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 is a park in Nagasaki, Japanmarker built for Thomas Blake Glover, a Scottish entrepreneur who contributed to the modernization of Japan in shipbuilding, coal mining, and many other fields. In it stands the Glover Residence, the oldest Western style house surviving in Japanmarker and Nagasaki's foremost tourist attraction.

It is located on the Minamiyamate hillside overlooking Nagasaki harbor. It was built by Hidenoshin Koyama of Amakusamarker island and completed in 1863. It has been designated as an Important Cultural Asset. As the house and its surroundings are reminiscent of Puccini's opera, it is also known as the "Madame Butterfly House." Statues of Puccini and diva Miura Tamaki, famed for her role as Cio-Cio-san, stand in the park near the house. This house was also the venue of Glover's meetings with rebel samurai particularly from the Chōshū and Satsuma domains.

The Glover Residence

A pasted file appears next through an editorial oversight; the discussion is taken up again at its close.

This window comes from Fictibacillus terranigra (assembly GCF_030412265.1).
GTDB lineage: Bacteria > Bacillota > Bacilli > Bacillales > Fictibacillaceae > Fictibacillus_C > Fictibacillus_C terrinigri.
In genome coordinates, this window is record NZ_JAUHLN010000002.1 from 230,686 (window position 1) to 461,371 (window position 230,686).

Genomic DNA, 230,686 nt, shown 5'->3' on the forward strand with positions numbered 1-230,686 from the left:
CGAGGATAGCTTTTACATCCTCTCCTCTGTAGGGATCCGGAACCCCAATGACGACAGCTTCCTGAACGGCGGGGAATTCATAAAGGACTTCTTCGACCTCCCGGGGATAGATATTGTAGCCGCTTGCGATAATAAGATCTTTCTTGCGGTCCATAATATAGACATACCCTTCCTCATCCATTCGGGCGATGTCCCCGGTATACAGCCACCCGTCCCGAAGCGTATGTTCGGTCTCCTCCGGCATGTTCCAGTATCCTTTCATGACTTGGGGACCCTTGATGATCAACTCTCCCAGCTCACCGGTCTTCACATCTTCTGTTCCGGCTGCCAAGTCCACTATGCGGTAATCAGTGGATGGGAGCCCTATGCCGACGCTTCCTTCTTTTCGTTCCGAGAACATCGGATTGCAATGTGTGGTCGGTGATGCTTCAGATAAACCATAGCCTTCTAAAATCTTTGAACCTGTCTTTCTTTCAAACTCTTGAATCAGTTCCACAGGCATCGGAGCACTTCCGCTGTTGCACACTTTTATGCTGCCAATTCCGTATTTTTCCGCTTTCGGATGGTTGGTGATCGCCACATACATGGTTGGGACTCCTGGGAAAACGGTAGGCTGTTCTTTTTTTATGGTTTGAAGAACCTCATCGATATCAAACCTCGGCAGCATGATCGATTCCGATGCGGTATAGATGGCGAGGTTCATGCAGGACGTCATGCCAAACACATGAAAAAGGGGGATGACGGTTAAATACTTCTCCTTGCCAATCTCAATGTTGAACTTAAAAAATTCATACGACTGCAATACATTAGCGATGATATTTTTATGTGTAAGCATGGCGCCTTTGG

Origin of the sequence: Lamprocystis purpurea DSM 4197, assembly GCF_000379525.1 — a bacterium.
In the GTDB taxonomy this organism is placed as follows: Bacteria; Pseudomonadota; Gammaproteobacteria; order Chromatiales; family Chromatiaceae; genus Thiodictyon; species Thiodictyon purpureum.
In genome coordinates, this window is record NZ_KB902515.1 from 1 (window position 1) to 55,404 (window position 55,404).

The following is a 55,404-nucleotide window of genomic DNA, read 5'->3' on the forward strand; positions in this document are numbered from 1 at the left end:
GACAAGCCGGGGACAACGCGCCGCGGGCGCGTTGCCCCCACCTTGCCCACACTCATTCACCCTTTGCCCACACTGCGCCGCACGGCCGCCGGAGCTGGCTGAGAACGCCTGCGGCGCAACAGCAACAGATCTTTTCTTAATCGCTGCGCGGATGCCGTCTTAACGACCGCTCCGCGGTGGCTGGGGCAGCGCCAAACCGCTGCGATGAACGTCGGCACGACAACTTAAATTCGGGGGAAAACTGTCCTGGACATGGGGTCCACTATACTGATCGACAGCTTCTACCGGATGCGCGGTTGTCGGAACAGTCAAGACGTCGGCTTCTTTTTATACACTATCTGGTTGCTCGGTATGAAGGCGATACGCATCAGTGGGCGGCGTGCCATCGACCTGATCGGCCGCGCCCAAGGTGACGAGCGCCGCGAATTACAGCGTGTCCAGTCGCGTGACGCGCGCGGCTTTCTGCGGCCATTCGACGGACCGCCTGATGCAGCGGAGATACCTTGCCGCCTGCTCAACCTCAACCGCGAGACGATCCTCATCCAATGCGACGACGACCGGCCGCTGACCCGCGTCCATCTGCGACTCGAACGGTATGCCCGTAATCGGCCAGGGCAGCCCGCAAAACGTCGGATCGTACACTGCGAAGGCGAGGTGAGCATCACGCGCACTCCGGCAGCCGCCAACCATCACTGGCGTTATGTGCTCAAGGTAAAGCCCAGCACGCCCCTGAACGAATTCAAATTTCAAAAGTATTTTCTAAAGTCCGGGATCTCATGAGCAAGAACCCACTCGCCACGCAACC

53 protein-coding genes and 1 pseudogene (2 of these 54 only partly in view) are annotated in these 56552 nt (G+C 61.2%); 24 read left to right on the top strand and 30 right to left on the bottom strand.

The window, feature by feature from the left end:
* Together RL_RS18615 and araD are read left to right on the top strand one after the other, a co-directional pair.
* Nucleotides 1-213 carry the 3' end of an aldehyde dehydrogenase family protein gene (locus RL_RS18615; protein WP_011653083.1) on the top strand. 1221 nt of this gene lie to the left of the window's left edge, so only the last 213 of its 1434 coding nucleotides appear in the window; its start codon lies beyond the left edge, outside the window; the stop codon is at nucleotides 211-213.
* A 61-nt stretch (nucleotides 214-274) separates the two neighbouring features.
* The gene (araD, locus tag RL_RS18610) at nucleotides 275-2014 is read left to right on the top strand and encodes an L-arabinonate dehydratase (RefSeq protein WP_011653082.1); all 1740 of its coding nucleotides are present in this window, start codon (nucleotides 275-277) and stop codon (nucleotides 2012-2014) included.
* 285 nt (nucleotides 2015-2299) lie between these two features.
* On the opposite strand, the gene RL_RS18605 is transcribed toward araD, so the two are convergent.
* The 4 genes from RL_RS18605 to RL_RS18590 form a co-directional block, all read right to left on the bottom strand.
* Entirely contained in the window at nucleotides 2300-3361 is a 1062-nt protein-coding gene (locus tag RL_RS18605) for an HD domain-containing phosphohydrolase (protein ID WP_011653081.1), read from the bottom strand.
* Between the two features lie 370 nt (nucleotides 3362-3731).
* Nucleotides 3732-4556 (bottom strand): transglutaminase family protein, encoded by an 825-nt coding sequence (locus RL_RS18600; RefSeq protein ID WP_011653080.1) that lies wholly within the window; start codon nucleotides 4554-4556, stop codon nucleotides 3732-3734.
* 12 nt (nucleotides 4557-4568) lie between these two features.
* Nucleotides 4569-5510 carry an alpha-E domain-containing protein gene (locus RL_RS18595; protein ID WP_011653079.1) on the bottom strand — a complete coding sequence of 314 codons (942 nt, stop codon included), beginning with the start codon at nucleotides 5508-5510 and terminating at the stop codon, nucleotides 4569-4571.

The Glover Residence is noted for its blend of Western and Japanese elements and is an example of treaty port building. This type of architecture closely resembles one-story bungalows used by foreigners in Hong Kong or Shanghai and imported to Japan by British traders. Rather than following contemporary Victorian styles, this type of building more closely reflects the Georgian aesthetic popular in Britain during the previous generation.

The stone-floored verandas, latticed arches, and French windows are several of the distinctive foreign elements included in the residence, while Japanese influence can be seen in the tile roof with its demon-headed tiles intended to ward off evil. The roof was modified by adding unmistakably British chimneys.

The house was built by a Japanese carpenter, Koyama Hidenoshin. The plan for the house, which is still preserved, is unsigned. It is interesting to note that the plan uses feet instead of Japanese measurements. The basic construction of the house is Japanese, despite its foreign elements. It consists of traditional Japanese roof supports and post-and-beam frames set down on boulders.

Other Buildings

The park also includes Ringer House (built 1865 for Frederick Ringer) and Alt House (built for William Alt). The correct treatment of the Tuscan pillars and pediment at the Alt House suggest that this building was designed by a Western architect.


The park is open to the public and attracts nearly 2 million visitors a year.


  • Finn, Dallas. (1995). Meiji Revisited: The Sites of Victorian Japan Weatherhill.

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